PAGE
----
Natural compound in basil kills Alzheimer’s ‘zombie cells’

One in every ten Americans over the age of 65 has Alzheimer’s disease.

Alzheimer’s disease has been the target of vigorous research for years. But as much as we’ve learned about the mechanisms of Alzheimer’s, a cure or treatment has still proven elusive.

But there’s been a pattern of research results pointing to the food we eat as a probable source of what we need to beat this disease.

For example, the connection between Alzheimer’s and lipids (fats) goes back over 100 years to when Alzheimer’s was first identified.

Also, people with Alzheimer’s disease are often found to have low levels of vitamin E in their cerebrospinal fluid, which has suggested to researchers that getting enough vitamin E could delay the onset of the disease.

Most recently, some targeted research has identified a compound in one of our favorite herbs that holds potential for reversing the brain pathology of Alzheimer’s disease.

Out of 144,000 compounds, this one holds the most promise

New research is pointing to fenchol, a natural compound found in basil, as something that could help protect the brain against the β-amyloid plaque and tau tangles that are the signature brain pathology of Alzheimer’s disease.

In a preclinical study (an animal study done before research is done in humans), a team at the University of South Florida Health screened more than 144,000 natural compounds.

They were looking for one that could mimic the effects of short-chain fatty acids (SCFAs) produced in the gut.

SCFAs travel from the gut to the brain and activate the sensing mechanism of free fatty acid receptors (FFARs).

This interaction between SCFAs and FFARs can protect the brain against the accumulation of the amyloid-beta (Aβ) protein associated with Alzheimer’s.

After narrowing it down to 15 compounds, the research found that fenchol, the compound that gives basil its wonderful aroma, was the best at stimulating FFAR signaling.

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Fenchol eliminates “zombie cells”

Besides preventing the buildup of β-amyloid plaques, the USFH study found that fenchol also affected the formation of “zombie cells,” a lesser-known but powerful mechanism behind Alzheimer’s pathology.

“Zombie cells” are senescent, or aging, brain cells commonly found in Alzheimer’s patients. They create inflammation, and send stress or “death signals” to neighboring healthy cells, causing them to either turn into zombie cells, or die.

Dr. Hariom Yadav is a professor of neurosurgery and brain repair at the USF Health Morsani College of Medicine, where he directs the USF Center for Microbiome Research. He was also the principal researcher of the USFH study.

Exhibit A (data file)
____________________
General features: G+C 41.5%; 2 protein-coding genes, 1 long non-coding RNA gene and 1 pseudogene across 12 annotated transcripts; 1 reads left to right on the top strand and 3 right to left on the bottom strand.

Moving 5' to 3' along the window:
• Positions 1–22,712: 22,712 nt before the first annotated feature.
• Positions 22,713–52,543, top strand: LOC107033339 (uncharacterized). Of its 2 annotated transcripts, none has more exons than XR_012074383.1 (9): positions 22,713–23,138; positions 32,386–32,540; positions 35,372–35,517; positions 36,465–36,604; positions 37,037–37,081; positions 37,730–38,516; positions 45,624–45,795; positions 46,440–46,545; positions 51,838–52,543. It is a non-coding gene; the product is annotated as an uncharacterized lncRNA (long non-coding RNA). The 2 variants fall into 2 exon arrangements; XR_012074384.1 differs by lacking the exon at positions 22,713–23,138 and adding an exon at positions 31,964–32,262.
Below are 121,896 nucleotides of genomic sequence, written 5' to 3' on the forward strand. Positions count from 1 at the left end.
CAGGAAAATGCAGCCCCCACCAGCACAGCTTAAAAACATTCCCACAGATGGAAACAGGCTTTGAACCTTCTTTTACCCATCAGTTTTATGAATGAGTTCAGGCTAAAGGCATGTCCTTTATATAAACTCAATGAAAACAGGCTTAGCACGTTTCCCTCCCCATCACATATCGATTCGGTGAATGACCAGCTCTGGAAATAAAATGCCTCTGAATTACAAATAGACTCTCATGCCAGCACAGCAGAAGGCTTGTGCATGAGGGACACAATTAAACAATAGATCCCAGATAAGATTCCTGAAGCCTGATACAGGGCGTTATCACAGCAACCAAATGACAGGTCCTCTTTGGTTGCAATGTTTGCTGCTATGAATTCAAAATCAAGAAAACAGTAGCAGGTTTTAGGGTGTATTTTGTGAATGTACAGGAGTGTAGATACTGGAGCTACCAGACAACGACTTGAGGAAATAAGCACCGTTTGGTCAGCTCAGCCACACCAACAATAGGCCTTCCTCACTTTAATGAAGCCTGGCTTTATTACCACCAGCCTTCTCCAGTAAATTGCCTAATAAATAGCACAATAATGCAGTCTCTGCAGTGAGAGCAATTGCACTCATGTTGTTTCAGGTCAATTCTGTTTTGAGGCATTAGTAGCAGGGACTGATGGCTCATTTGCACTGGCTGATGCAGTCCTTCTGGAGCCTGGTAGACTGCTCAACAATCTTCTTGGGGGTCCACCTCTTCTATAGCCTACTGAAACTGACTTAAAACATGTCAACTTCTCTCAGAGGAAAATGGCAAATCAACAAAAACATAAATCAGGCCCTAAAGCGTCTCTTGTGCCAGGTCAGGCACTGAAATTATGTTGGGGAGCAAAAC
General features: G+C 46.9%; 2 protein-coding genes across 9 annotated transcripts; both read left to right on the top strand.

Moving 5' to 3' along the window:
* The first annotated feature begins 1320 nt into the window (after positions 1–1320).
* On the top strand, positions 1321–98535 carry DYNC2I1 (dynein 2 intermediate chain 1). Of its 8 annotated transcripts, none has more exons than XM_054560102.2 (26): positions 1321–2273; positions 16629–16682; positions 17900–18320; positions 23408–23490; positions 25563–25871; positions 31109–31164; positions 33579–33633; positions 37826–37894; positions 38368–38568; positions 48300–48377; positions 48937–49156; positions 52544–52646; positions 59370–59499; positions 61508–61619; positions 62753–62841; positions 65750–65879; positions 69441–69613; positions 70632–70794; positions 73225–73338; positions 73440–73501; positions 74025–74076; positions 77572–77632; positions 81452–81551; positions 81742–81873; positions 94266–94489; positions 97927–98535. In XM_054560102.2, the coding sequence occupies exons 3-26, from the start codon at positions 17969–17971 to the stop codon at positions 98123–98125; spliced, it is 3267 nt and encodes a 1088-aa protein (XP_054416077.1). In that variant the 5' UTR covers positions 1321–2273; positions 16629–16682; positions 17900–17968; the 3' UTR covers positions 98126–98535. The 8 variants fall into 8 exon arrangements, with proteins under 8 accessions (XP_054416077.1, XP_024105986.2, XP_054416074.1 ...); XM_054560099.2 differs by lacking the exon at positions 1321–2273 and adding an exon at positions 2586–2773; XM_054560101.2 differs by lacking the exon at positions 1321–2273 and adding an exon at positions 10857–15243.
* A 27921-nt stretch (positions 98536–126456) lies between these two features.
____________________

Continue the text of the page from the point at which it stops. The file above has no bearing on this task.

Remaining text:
Dr. Yadav states that “fenchol actually affects the two related mechanisms of senescence and proteolysis. It reduces the formation of half-dead zombie neuronal cells and also increases the degradation of (nonfunctioning) Aβ, so that amyloid protein is cleared from the brain much faster.”

Next steps

Clinical studies with humans are the next step in proving that fenchol can treat Alzheimer’s disease.

Will the compound be more effective if consumed naturally, in basil, or administered as a pill? This is the major question future research will try and answer.

But it certainly can’t hurt to eat more basil, and more fresh green vegetables, which have other nutrients that support cognitive health.

If it’s any account, basil if the most loved and popular herb in Italy. That country ranks very low for number of deaths attributed to Alzheimer’s and dementia (#143). The U.S. ranks at #44.

The nutrients in fresh herbs and vegetables are always more potent than when they are cooked, so including chopped basil in your salads is the best way to go (and, think of the aroma!)

Editor’s note: While you’re doing all the right things to protect your brain as you age, make sure you don’t make the mistake 38 million Americans do every day — by taking a drug that robs them of an essential brain nutrient! Click here to discover the truth about the Cholesterol Super-Brain!


Natural compound in basil may protect against Alzheimer’s disease pathology Science Daily

Activation of Microbiota Sensing – Free Fatty Acid Receptor 2 Signaling Ameliorates Amyloid-β Induced Neurotoxicity by Modulating Proteolysis-Senescence Axis Frontiers in Aging Neuroscience

Joyce Hollman

By Joyce Hollman

Joyce Hollman is a writer based in Kennebunk, Maine, specializing in the medical/healthcare and natural/alternative health space. Health challenges of her own led Joyce on a journey to discover ways to feel better through organic living, utilizing natural health strategies. Now, practicing yoga and meditation, and working towards living in a chemical-free home, her experiences make her the perfect conduit to help others live and feel better naturally.